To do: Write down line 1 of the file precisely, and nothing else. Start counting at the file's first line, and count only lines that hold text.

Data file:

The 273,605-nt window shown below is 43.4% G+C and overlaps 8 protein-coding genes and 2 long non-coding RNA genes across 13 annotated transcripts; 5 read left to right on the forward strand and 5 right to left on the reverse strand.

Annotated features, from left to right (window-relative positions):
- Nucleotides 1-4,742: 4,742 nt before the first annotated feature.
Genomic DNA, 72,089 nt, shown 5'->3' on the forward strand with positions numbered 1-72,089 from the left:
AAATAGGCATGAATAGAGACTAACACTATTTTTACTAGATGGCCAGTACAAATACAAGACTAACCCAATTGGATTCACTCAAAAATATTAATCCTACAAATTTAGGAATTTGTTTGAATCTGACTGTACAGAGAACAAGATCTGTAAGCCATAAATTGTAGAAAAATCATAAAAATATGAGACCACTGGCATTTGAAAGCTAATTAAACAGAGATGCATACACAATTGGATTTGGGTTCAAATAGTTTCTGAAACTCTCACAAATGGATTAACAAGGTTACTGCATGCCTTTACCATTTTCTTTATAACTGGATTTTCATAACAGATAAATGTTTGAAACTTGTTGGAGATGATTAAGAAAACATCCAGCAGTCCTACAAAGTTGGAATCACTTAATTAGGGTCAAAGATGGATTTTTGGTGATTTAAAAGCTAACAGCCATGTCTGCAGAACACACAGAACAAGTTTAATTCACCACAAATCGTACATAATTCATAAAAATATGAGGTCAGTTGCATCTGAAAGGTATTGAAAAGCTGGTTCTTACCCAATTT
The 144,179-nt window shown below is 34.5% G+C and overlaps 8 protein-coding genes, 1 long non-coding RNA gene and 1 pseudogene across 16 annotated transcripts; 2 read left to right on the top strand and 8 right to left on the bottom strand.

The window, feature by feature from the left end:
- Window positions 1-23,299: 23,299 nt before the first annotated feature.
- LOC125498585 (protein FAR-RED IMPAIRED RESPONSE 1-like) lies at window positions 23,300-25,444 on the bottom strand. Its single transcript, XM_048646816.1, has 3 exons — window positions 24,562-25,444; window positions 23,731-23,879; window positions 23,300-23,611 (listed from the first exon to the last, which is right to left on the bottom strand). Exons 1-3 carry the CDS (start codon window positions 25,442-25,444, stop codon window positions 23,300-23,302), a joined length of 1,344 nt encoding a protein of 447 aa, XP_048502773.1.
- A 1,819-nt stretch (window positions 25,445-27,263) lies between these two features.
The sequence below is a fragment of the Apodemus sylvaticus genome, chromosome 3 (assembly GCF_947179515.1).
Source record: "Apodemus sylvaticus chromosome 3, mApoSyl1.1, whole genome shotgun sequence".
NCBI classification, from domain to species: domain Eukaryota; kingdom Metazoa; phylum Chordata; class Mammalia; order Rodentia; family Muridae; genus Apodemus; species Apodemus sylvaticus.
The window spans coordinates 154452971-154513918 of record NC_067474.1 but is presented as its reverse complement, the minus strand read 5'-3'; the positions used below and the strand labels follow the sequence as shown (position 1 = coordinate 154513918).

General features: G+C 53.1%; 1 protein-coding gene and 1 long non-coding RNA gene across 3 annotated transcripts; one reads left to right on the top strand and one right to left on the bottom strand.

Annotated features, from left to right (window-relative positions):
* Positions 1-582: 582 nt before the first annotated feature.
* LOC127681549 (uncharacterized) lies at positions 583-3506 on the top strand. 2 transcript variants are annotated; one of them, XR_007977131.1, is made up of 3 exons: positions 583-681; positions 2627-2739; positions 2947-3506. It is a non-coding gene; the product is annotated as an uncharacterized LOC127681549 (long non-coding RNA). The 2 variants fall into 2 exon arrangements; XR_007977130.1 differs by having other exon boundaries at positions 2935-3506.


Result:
The 273,605-nt window shown below is 43.4% G+C and overlaps 8 protein-coding genes and 2 long non-coding RNA genes across 13 annotated transcripts; 5 read left to right on the forward strand and 5 right to left on the reverse strand.